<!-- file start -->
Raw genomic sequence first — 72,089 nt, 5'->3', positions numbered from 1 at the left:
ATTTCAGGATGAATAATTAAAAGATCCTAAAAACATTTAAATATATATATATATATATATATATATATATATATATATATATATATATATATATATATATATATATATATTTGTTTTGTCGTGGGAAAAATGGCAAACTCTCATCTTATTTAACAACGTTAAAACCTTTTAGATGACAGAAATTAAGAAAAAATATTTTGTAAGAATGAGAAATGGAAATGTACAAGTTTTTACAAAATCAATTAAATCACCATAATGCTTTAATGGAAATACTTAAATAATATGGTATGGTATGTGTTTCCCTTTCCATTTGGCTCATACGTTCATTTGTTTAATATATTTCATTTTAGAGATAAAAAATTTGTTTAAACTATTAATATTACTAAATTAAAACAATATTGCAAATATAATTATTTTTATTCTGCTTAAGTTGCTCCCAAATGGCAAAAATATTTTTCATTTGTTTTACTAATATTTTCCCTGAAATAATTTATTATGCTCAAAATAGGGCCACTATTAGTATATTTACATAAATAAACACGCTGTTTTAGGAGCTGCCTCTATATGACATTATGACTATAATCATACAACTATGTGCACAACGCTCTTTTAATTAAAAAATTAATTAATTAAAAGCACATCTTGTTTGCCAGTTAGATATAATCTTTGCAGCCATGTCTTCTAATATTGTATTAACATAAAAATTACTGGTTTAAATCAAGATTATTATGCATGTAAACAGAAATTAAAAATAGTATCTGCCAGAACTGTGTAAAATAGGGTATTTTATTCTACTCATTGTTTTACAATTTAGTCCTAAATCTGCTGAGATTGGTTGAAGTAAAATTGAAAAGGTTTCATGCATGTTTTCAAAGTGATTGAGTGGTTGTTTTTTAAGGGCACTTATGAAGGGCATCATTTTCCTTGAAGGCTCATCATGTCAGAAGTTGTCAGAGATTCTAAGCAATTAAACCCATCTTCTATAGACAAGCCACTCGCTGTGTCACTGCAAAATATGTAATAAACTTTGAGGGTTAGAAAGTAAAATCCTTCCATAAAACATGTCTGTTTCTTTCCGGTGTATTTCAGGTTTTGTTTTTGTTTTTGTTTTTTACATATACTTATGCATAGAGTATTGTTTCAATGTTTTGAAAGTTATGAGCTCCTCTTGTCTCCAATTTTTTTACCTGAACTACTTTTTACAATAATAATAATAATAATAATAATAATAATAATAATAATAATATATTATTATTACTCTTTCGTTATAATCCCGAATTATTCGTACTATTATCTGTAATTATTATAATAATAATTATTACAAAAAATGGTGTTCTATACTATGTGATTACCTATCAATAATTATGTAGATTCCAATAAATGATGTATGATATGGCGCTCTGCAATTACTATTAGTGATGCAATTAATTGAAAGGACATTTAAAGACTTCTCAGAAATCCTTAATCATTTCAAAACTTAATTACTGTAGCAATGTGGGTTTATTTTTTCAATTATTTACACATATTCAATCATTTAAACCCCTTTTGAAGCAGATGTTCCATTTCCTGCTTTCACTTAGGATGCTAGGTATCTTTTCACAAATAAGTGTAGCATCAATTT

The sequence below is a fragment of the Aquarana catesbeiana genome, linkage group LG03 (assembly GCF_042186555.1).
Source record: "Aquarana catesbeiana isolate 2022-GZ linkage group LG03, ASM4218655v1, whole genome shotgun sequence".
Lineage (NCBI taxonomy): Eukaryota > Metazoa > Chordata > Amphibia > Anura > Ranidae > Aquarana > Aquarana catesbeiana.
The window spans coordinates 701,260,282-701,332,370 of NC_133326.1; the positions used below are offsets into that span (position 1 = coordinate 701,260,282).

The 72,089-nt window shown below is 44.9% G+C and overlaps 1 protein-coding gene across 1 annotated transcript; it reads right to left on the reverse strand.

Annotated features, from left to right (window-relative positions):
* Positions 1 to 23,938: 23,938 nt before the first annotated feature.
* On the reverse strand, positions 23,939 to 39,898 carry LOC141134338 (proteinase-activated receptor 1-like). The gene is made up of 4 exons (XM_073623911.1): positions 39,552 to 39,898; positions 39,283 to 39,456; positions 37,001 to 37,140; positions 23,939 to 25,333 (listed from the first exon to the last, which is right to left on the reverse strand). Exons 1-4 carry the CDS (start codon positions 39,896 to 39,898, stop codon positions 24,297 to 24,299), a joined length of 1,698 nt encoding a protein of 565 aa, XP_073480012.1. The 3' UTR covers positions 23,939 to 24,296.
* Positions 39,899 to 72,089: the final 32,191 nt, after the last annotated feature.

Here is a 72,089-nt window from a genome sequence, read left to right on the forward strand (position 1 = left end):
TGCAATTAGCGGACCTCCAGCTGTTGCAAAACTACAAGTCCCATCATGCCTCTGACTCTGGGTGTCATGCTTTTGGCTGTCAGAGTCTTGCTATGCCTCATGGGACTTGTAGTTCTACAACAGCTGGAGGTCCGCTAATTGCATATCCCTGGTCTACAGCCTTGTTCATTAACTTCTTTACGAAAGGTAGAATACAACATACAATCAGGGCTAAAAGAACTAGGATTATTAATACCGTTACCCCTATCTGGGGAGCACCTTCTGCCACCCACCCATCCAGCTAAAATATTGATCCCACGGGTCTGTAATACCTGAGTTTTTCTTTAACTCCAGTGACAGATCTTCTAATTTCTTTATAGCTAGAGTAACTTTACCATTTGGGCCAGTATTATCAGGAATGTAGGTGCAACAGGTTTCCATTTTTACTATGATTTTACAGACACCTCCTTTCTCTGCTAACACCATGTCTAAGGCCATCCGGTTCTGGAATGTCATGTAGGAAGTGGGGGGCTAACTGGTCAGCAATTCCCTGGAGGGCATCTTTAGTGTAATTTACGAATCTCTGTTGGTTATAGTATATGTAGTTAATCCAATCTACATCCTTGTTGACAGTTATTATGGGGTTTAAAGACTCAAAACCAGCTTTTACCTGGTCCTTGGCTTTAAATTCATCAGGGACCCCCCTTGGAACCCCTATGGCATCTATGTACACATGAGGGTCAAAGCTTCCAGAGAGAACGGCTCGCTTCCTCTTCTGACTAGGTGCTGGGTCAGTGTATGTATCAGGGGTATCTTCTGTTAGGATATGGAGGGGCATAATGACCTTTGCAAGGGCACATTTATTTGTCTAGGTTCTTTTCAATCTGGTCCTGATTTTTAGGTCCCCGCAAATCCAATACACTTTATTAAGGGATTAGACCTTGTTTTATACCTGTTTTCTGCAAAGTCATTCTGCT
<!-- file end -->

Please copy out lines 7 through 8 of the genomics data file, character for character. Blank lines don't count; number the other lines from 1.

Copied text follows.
The 72,089-nt window shown below is 44.9% G+C and overlaps 1 protein-coding gene across 1 annotated transcript; it reads right to left on the reverse strand.

Annotated features, from left to right (window-relative positions):